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Why You Shouldn't Get Charged Up About the Electric Car


What happens when everyone everyone plugs in at once?

Electric cars create dreams of lower oil imports, blue skies and reduced operating costs for owners. The news this week that the Chevy Volt, the electric car from General Motors, will get 230 miles to the gallon in city driving only reinforced those dreams.

But what happens to the nation's grid if millions of people seek to recharge their hybrid vehicles each day after work? Or worse, what happens if many owners, cognizant of the limited charge in the battery, ignore daily peak demand and give their cars a quick jolt while at work, when stopping at the supermarket or a friend's house?

The short answer: new demand created by gas-electric vehicles can be managed if – and the "ifs" quickly pile up.

The Electric Power Research Institute, an independent, nonprofit organization based in Palo Alto, California, says the US now has enough capacity to charge 1 million electric vehicles at night.

But major automakers, including General Motors, Ford (F), Toyota (TM), Honda (HMC) and Nissan (NSANY) are developing hybrids. The Oak Ridge National Laboratory expects annual US sales of plug-in electric hybrid vehicles to reach 1.5 million by 2016 with 50 million on the road by 2030. Then what?

For starters, load management will be the key to future success of hybrid vehicles. The basic assumption: it will take about 8 hours to recharge a hybrid car's battery with 110-volt current commonly used in homes.

Night charging assumes drivers will respond to variable rates and recharge their hybrids when it's cheaper.

But what if owners don't want to tether their vehicles to an outlet at specified times each day to manage the load? Even with incentive pricing, people need to travel at all hours as evidenced by the heavy night traffic on major highways. Governmental mandates establishing recharging hours could hammer sales of electric vehicles because significant numbers of people want their car when they want it.

Adding new generating capacity will be difficult in view of environmentalists' routine opposition to coal or nuclear plants and hydroelectric dams. If new capacity is approved, the Not-In-My-Backyard mentality kicks in – many favor new power plants as long as they're built somewhere else.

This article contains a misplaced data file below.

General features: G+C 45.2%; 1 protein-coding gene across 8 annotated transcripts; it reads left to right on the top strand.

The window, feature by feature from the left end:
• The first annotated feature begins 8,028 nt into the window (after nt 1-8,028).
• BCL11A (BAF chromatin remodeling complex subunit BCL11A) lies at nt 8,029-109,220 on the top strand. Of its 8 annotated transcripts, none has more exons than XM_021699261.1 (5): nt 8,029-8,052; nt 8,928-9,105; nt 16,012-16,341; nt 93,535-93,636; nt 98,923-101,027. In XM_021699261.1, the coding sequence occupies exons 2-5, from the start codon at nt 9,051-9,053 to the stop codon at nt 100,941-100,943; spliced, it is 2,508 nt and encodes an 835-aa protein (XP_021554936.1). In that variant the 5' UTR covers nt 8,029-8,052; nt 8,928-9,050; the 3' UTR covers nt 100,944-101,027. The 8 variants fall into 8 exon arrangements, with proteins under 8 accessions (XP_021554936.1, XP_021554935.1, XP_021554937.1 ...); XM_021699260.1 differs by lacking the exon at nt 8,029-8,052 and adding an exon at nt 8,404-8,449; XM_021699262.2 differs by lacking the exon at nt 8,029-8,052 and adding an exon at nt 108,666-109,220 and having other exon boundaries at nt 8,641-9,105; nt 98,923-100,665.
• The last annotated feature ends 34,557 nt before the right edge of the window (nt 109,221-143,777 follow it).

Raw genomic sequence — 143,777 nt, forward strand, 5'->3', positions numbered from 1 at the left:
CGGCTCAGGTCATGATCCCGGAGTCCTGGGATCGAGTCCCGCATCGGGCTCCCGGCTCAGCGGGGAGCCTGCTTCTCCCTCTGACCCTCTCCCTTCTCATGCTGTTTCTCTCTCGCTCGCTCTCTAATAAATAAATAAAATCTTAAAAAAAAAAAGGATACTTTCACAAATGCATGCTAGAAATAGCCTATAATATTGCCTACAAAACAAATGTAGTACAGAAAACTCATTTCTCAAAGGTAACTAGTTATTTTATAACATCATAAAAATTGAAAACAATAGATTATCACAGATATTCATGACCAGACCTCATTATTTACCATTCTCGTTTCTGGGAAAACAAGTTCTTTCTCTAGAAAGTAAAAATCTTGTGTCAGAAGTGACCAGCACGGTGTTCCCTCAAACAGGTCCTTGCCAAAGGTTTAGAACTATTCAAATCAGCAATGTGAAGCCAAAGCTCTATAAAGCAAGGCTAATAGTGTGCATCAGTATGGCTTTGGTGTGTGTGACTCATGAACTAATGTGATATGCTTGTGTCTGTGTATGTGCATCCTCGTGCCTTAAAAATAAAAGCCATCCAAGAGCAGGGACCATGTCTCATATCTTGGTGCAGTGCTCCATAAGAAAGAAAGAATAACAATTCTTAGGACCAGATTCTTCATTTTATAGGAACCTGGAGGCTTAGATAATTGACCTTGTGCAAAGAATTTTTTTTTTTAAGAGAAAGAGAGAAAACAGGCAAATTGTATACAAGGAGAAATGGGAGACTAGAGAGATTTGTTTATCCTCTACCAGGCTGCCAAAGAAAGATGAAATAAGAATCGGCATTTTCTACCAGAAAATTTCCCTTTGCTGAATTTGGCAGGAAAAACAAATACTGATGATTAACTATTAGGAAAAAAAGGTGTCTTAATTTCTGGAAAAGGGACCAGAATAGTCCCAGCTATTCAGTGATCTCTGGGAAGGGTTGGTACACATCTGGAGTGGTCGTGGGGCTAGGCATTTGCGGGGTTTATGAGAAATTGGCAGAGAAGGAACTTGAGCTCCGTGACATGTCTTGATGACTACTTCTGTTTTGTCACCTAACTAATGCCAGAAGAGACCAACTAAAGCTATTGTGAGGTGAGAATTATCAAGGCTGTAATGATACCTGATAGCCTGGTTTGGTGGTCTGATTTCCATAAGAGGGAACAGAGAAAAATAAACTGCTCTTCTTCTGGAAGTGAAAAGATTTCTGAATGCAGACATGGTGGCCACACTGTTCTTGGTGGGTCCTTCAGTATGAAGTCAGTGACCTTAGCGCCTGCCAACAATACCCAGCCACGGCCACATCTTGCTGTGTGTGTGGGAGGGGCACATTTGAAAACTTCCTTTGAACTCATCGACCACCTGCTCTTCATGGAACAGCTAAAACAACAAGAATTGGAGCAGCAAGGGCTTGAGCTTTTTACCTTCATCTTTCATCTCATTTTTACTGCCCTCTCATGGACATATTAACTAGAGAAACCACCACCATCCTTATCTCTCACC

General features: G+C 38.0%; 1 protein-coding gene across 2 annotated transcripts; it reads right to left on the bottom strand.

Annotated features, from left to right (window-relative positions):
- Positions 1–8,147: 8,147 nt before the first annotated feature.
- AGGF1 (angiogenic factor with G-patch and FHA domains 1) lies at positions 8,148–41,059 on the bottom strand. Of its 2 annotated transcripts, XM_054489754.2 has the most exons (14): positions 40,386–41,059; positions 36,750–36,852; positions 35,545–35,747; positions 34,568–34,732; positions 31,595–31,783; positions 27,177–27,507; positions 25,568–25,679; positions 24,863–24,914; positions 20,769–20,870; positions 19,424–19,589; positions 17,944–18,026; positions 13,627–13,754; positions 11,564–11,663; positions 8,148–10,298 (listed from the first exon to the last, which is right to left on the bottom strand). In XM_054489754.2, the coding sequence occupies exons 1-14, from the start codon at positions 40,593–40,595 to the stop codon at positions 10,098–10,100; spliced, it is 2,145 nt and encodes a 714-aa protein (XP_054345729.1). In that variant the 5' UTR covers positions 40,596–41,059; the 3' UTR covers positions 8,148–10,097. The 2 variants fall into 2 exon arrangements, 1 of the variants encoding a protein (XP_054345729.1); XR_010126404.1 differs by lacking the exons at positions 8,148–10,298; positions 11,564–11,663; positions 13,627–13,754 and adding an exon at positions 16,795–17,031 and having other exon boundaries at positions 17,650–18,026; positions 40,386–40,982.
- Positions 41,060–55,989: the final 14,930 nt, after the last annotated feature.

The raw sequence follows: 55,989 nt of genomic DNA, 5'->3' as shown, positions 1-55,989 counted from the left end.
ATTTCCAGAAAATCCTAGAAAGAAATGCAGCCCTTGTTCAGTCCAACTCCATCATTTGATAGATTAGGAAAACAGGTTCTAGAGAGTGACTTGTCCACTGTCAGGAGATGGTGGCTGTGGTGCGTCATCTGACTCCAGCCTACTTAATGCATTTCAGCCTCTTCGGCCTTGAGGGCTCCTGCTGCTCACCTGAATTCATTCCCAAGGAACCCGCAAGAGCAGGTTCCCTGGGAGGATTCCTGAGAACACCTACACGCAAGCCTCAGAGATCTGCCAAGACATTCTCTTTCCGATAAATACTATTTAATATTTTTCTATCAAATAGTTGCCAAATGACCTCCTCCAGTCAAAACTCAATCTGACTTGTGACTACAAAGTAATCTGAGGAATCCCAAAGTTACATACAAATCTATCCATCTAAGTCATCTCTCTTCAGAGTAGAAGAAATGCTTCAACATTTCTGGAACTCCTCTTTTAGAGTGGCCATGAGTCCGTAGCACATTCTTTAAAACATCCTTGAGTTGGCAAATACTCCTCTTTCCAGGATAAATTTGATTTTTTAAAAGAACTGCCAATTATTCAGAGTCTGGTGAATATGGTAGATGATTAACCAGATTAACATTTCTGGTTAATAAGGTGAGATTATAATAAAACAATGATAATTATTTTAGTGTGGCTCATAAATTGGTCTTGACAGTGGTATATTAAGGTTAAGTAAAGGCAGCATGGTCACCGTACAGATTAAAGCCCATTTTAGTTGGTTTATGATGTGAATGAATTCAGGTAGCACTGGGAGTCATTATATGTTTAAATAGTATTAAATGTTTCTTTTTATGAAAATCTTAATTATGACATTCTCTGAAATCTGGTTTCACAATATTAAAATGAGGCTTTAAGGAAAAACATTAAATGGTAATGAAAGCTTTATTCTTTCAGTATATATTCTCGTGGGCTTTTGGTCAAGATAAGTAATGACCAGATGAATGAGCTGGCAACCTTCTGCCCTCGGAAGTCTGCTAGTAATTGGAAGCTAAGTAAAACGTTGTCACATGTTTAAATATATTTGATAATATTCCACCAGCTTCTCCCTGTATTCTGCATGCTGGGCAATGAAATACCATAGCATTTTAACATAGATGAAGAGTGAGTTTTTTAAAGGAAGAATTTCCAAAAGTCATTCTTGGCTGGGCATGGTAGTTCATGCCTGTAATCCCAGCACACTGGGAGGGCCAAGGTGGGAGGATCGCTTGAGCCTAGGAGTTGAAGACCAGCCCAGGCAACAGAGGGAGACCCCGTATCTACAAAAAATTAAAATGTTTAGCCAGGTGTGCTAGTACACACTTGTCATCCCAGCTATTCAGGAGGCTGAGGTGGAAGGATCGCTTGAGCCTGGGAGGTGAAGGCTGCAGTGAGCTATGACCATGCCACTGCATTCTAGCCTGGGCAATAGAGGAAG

Battery power is the yet-to-be solved problem for hybrid vehicles and may limit their future use. The new lithium-ion batteries store enough juice to power a car for about 40 miles, sufficient for most daily commutes but little else.

The Chevy Volt is expected to cost about $40,000 and even with an anticipated tax credit of about $7,500 the car will cost more than a comparable vehicle running on stinky gasoline. Daniel Indiviglio at The Atlantic crunched the numbers and determined that, assuming gasoline hovers around $3 per gallon, you'd have to drive 158,000 miles on the Volt to break even.

The Toyota Prius costs about $22,000. Maybe the higher cost of hybrids will undercut estimates of future sales, disappointing "clean car" advocates but easing the strain on the grid.

The charging stations needed for mass adoption of electric vehicles don't yet exist. Other than someone else, who pays?

Utilities may face added costs, too. Hybrids appear to be popular among highly educated, upscale people. It's not difficult to imagine increased demand by Zip Code if Yuppieville goes hybrid. Will hybrid owners be asked to pay for an upgraded distribution system by neighborhood or will the costs be spread to all customers in the entire service region? There are sure to be yelps either way.

Improved storage batteries will help ease future capacity concerns, but a report prepared for New York State's utilities warns, "If the charging pattern of plug-in electric hybrid vehicles is not managed effectively, loads of this size could require significant additional generation capacity."

That's a polite way of saying there is no free lunch, a truism some have ignored in their enthusiasm for environmentally friendly cars.
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